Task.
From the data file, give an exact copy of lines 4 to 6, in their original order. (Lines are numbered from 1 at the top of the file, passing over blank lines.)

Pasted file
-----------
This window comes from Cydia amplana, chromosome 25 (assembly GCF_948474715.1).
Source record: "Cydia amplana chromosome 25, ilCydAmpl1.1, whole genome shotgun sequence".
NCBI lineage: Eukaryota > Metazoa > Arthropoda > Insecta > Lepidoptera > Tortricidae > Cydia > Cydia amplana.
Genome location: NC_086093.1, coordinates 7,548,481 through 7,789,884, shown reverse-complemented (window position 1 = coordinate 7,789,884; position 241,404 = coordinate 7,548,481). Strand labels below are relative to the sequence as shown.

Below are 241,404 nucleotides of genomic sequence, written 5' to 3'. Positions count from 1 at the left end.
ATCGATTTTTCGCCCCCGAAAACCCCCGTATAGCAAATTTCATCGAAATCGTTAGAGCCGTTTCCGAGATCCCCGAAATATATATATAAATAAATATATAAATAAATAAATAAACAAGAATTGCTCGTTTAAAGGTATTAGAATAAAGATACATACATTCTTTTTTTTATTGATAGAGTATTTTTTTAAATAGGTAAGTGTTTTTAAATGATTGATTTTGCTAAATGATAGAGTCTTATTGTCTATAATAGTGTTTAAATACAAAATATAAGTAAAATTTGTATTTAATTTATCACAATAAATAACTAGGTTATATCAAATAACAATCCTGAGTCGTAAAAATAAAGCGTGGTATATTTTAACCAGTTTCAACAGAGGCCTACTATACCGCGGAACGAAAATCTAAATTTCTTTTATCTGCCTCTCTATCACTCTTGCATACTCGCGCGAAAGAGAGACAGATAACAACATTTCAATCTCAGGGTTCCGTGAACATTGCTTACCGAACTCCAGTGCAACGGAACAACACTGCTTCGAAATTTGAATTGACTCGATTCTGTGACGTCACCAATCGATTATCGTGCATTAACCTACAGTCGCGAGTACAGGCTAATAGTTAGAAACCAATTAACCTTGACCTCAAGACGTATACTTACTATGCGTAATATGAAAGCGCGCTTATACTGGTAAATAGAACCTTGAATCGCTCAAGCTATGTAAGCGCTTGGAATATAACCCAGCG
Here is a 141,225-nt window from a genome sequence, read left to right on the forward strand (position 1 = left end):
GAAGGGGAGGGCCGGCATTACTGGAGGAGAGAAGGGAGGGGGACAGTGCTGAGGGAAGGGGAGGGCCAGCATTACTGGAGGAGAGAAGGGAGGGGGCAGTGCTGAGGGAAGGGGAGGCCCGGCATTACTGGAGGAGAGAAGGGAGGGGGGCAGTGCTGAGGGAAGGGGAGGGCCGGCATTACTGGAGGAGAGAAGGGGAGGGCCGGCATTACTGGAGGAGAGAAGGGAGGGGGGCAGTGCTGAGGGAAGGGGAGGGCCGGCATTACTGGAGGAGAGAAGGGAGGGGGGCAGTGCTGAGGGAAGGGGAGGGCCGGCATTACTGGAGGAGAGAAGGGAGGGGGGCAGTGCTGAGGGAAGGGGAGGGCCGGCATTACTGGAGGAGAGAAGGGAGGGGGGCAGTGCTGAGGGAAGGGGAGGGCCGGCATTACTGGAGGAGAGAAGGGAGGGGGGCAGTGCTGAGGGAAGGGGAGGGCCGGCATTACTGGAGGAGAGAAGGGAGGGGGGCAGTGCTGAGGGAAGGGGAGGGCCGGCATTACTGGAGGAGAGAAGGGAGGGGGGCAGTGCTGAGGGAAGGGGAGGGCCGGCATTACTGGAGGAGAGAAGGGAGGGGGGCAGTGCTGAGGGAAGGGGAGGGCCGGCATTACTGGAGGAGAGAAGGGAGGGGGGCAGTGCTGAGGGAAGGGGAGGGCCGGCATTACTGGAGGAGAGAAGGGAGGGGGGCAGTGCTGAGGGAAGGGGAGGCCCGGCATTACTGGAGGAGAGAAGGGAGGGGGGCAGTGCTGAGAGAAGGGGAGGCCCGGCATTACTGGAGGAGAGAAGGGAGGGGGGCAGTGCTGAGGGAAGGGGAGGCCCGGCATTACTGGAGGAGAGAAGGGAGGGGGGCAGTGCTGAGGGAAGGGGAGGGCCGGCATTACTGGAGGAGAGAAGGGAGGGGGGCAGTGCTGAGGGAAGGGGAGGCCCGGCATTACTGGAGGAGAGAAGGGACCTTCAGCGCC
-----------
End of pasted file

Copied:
Genome location: NC_086093.1, coordinates 7,548,481 through 7,789,884, shown reverse-complemented (window position 1 = coordinate 7,789,884; position 241,404 = coordinate 7,548,481). Strand labels below are relative to the sequence as shown.

Below are 241,404 nucleotides of genomic sequence, written 5' to 3'. Positions count from 1 at the left end.
ATCGATTTTTCGCCCCCGAAAACCCCCGTATAGCAAATTTCATCGAAATCGTTAGAGCCGTTTCCGAGATCCCCGAAATATATATATAAATAAATATATAAATAAATAAATAAACAAGAATTGCTCGTTTAAAGGTATTAGAATAAAGATACATACATTCTTTTTTTTATTGATAGAGTATTTTTTTAAATAGGTAAGTGTTTTTAAATGATTGATTTTGCTAAATGATAGAGTCTTATTGTCTATAATAGTGTTTAAATACAAAATATAAGTAAAATTTGTATTTAATTTATCACAATAAATAACTAGGTTATATCAAATAACAATCCTGAGTCGTAAAAATAAAGCGTGGTATATTTTAACCAGTTTCAACAGAGGCCTACTATACCGCGGAACGAAAATCTAAATTTCTTTTATCTGCCTCTCTATCACTCTTGCATACTCGCGCGAAAGAGAGACAGATAACAACATTTCAATCTCAGGGTTCCGTGAACATTGCTTACCGAACTCCAGTGCAACGGAACAACACTGCTTCGAAATTTGAATTGACTCGATTCTGTGACGTCACCAATCGATTATCGTGCATTAACCTACAGTCGCGAGTACAGGCTAATAGTTAGAAACCAATTAACCTTGACCTCAAGACGTATACTTACTATGCGTAATATGAAAGCGCGCTTATACTGGTAAATAGAACCTTGAATCGCTCAAGCTATGTAAGCGCTTGGAATATAACCCAGCG